Happy new year!

I hope that everyone has a wonderful holiday. If you’d like to read something about science, I have a new-ish post up at Forbes to close the year out: “Five Amazing Things We Learned About History From Ancient DNA In 2018“.

Every year ancient DNA research deepens our understanding of history a bit more, and 2018 was truly a remarkable year for ancient DNA research. By February the total number of genomes characterized from ancient individuals surpassed 1,300. I want to highlight five of what I think are the most interesting discoveries made this year

Thanks, as always, for reading!

–Jennifer and Colin

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Some archaeology reading to kick off this week

My latest for Forbes discusses the new paper by Rascovan and colleagues, “Emergence and Spread of Basal Lineages of Yersinia pestis during the Neolithic Decline.”

Researchers investigated the hypothesis that the so-called “Neolithic Decline”—population decreases throughout Europe—was caused at least in part by pandemics. To do this, they cleverly made use of one feature of paleogenomics that often causes researchers to tear their hair out. When we sequence or genotype ancient DNA extractions, we get back data from all the DNA extracted from the ancient source, including large amounts of microbial DNA. This can be incredibly frustrating if you’re trying to reconstruct a genome of the human whose bone (or tooth, or hair) you’re extracting from; it can be enormously expensive to sequence enough DNA to get a whole human genome. However, in this case, the researchers were able to look at published datasets to see if they could find evidence of pathogens in DNA published from Neolithic individuals buried in a high-density passage grave in the Frälsegården cemetery in Falbygden (western Sweden).

You can read more here.

@ArchaeOhlrau, who works on Trypillia mega-sites (which Rascovan et al. implicated in the origins of plague), did a Twitter thread on this paper critiquing some of their interpretations and providing some much-needed context. For example,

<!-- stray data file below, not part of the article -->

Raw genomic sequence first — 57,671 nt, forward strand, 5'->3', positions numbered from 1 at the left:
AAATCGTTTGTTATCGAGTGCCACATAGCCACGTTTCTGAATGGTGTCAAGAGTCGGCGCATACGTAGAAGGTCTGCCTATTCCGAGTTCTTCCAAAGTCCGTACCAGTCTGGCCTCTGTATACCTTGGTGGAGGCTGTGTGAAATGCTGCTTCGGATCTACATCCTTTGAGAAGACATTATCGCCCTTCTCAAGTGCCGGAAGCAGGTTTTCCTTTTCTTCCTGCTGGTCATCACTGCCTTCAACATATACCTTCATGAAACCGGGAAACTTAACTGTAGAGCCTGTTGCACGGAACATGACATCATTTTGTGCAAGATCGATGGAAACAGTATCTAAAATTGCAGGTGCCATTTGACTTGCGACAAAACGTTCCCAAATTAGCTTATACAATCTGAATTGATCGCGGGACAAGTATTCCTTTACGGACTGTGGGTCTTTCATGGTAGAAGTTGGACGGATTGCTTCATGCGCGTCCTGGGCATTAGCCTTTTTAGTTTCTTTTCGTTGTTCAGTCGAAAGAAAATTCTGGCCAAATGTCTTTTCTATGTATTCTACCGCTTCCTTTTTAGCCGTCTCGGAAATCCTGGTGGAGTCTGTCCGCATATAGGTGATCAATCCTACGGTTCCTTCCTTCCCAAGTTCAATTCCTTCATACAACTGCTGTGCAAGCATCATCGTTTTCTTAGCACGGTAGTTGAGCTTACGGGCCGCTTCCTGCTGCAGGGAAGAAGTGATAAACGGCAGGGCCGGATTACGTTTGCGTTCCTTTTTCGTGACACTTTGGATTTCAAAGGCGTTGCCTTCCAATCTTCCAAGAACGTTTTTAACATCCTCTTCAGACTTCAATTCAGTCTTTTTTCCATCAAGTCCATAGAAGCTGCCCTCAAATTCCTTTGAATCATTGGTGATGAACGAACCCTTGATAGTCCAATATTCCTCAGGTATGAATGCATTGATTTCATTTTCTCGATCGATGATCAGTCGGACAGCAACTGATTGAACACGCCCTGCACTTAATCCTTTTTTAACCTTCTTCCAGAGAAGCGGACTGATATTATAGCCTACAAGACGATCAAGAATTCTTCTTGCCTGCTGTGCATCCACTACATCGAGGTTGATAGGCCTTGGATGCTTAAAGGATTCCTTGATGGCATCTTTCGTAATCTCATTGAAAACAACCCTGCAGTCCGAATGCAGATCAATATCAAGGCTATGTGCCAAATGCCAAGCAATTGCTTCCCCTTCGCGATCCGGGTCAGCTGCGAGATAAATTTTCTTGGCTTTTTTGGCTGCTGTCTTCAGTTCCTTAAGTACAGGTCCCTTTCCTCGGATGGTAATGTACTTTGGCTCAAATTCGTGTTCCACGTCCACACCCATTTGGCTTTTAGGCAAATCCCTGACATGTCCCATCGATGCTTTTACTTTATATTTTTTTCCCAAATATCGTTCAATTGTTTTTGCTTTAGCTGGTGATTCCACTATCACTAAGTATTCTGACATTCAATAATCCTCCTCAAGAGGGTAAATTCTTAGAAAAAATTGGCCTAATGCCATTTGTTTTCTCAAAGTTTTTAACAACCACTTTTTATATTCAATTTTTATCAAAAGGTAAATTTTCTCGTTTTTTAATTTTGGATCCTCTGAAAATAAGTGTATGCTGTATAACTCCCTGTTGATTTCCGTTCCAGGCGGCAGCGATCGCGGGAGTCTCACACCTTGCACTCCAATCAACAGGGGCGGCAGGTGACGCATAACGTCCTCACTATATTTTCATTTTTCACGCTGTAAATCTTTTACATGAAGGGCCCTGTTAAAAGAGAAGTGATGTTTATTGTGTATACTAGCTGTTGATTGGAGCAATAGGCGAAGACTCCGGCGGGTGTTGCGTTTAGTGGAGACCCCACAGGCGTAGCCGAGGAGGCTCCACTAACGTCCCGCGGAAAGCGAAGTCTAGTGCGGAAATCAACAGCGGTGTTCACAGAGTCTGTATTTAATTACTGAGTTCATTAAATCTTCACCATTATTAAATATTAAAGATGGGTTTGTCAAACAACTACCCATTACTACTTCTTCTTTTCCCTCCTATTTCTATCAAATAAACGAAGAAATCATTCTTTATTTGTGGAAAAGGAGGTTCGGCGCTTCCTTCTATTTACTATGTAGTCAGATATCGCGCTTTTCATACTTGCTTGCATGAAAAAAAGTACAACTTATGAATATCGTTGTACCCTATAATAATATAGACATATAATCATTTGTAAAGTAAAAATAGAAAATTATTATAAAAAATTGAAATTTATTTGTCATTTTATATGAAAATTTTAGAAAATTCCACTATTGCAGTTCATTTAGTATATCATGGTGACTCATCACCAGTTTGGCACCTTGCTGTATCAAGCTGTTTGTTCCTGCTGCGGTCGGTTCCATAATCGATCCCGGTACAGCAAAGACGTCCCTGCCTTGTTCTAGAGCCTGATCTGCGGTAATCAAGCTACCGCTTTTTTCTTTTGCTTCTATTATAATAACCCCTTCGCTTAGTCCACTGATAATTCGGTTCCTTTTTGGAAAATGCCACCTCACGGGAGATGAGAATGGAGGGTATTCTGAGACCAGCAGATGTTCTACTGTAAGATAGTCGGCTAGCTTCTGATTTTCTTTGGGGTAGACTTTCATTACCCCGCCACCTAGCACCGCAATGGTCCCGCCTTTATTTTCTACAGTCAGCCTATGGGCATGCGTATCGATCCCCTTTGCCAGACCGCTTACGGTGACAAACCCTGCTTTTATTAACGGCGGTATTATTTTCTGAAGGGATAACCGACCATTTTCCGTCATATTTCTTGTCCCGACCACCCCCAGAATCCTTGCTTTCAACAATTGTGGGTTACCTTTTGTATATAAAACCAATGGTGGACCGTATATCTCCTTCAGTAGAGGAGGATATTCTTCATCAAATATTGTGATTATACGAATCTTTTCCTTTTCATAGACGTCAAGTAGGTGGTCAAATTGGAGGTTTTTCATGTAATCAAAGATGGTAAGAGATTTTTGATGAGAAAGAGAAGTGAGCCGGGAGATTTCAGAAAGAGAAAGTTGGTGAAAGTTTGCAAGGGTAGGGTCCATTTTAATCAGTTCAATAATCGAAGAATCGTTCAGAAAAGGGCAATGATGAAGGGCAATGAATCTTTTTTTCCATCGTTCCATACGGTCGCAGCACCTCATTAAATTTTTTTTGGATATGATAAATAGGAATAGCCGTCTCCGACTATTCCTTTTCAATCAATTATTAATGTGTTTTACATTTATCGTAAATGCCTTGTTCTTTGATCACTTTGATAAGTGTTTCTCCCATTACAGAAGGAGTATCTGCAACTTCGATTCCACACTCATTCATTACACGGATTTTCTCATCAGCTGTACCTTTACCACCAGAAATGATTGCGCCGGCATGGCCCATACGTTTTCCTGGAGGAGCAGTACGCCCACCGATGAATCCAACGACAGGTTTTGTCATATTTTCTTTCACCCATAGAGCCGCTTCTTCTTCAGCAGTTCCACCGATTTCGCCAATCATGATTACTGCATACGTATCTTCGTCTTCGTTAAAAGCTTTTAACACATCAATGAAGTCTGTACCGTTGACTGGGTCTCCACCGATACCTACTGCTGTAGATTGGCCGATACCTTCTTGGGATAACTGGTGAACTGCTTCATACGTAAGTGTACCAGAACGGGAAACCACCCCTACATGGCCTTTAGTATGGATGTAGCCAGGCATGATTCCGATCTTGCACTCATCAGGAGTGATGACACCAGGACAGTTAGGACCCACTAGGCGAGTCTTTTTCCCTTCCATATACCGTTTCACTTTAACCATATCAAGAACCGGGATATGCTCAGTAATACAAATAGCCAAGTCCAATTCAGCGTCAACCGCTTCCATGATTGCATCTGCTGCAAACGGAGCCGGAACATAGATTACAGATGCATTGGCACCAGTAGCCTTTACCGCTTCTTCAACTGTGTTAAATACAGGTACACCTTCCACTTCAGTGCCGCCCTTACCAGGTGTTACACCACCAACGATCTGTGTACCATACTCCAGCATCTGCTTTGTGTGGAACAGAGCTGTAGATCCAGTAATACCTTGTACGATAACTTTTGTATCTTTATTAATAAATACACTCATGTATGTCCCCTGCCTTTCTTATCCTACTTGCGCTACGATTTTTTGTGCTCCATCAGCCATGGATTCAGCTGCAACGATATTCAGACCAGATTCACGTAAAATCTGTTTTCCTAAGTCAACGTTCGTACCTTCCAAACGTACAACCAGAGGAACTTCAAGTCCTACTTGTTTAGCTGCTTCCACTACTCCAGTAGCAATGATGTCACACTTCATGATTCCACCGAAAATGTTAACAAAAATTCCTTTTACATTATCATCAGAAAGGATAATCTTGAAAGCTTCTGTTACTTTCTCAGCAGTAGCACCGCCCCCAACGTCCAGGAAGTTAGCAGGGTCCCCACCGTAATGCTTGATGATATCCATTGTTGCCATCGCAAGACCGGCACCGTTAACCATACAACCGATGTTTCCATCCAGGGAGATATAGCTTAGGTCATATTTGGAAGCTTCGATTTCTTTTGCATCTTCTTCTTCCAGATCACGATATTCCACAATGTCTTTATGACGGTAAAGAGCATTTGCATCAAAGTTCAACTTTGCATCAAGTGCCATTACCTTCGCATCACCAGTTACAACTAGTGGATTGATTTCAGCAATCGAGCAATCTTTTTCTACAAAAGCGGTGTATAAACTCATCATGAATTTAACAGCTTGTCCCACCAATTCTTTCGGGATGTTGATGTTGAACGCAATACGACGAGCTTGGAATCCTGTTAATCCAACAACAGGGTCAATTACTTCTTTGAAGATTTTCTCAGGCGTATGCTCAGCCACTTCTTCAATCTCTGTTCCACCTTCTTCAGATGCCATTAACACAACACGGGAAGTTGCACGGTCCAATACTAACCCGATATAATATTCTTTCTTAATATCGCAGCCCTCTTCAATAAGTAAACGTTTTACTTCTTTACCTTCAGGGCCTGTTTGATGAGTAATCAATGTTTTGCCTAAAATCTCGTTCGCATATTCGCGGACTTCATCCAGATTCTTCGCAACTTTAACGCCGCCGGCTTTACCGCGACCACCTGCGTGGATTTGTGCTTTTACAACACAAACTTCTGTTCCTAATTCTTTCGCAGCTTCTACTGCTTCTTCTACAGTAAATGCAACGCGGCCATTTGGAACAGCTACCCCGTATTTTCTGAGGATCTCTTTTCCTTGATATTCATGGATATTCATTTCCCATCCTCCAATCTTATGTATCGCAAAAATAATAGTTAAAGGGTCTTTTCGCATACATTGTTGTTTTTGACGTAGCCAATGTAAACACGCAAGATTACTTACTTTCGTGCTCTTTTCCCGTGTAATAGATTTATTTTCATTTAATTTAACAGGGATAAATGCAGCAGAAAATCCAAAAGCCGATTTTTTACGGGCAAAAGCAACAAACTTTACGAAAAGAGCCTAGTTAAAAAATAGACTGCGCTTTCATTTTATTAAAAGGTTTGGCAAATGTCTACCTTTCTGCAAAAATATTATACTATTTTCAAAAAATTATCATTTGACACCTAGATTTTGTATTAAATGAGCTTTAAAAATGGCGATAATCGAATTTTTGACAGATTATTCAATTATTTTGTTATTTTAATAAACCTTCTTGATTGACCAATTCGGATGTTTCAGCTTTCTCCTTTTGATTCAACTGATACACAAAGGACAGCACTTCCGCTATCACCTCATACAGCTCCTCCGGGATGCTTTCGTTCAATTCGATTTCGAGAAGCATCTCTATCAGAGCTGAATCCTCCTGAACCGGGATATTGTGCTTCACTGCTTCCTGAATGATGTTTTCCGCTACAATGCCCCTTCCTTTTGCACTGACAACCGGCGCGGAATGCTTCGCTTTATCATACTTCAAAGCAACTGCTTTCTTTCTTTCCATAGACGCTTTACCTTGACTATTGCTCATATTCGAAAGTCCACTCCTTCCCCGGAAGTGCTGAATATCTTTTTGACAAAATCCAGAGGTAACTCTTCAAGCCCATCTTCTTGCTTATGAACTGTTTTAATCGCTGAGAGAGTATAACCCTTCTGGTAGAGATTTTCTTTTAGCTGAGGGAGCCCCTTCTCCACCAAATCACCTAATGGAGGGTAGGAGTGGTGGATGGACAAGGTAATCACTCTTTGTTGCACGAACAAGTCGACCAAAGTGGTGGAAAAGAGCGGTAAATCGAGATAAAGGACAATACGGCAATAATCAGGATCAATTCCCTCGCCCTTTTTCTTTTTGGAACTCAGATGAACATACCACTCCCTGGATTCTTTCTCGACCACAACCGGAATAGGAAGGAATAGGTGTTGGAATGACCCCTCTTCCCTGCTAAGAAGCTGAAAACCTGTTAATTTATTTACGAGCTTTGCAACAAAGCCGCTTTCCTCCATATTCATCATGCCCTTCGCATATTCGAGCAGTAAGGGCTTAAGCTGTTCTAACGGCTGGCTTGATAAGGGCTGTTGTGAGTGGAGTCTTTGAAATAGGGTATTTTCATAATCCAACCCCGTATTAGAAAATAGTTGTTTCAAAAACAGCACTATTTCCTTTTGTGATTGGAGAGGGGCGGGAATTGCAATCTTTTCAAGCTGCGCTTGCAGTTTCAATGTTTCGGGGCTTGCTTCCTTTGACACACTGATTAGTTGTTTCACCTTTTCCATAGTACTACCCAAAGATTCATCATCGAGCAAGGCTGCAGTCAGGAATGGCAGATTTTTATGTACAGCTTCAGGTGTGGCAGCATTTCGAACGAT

I highly recommend you check out his thread on the subject (h/t @monicaMedHist).

For more Forbes archaeology awesomeness, check out this story by David Anderson about the resilience of Hohokam canal builders in the face of environmental disasters:

Despite the odds, members of the Hohokam culture were able to work together to bring an agricultural lifestyle to a harsh desert environment for one-thousand years. This success required collaborative labor to maintain a system of civil infrastructure in the form of an extensive system of canals. Repeated environmental catastrophes, however, can wear down even the most prepared societies. Something people today should perhaps keep in mind.

And Kristina Killgrove tackled the fascinating question of whether or not a gold artifact was a Roman nipple cover, connecting the difficulties of interpreting the purpose of ancient artifacts without projecting our own ideas upon the past to Tumblr’s new terms of service:

In response to recent terms-of-service changes at Tumblr that ban “adult content,” many users of the microblogging site are firing back, trolling the site’s administrators with non-pornographic images that they worry will be banned by the new policy. This “ancient Roman nipple cover” posted by peashooter85 is one such image, and it has gained tens of thousands of responses in a couple days’ time. There’s one problem, though: archaeologists are unsure about that identification.

You can read the full post here.

If you have any questions, feel free to drop them in the comment section or hit me up on Twitter. (Although if you see me on there too much, feel free to remind me that I should be working on my book or academic papers instead).

 

Edited to add: If you’d rather listen to a podcast than read, a new Archaeological Fantasies episode that I’m on just dropped!

 

Round up of Forbes blogs

I am absolutely terrible at promoting my writing. I’m going to try to remedy that by posting links to my Forbes blogs regularly here.

I didn’t write very much last month (I was extremely busy with academic stuff and drafting the first chapter of my book), but usually I aim for about 5 pieces a month, covering topics in genetics and anthropology.

Here’s my latest, on the origins of milk pastoralism in Northern Mongolia: https://www.forbes.com/sites/jenniferraff/2018/12/07/how-bronze-age-northern-mongolian-peoples-got-milk/#40b24b841588

And here’s a page with links to all my past pieces. https://www.forbes.com/sites/jenniferraff/#350bd02f3eef

Would you rather I post them here as they come out, or do a monthly round-up of links? I don’t want to clog up your inboxes, and I do post them as they come out on my Twitter. Let me know what you prefer in the comments. And as always, thanks for reading!

Exciting news!

For the last year, alongside learning about the joys and challenges of new motherhood and doing my academic work, I’ve also been quietly working on a new project. That new project is finally in a place where I can share it with people: I’m thrilled to announce that last week I signed a book contract with Twelve Books !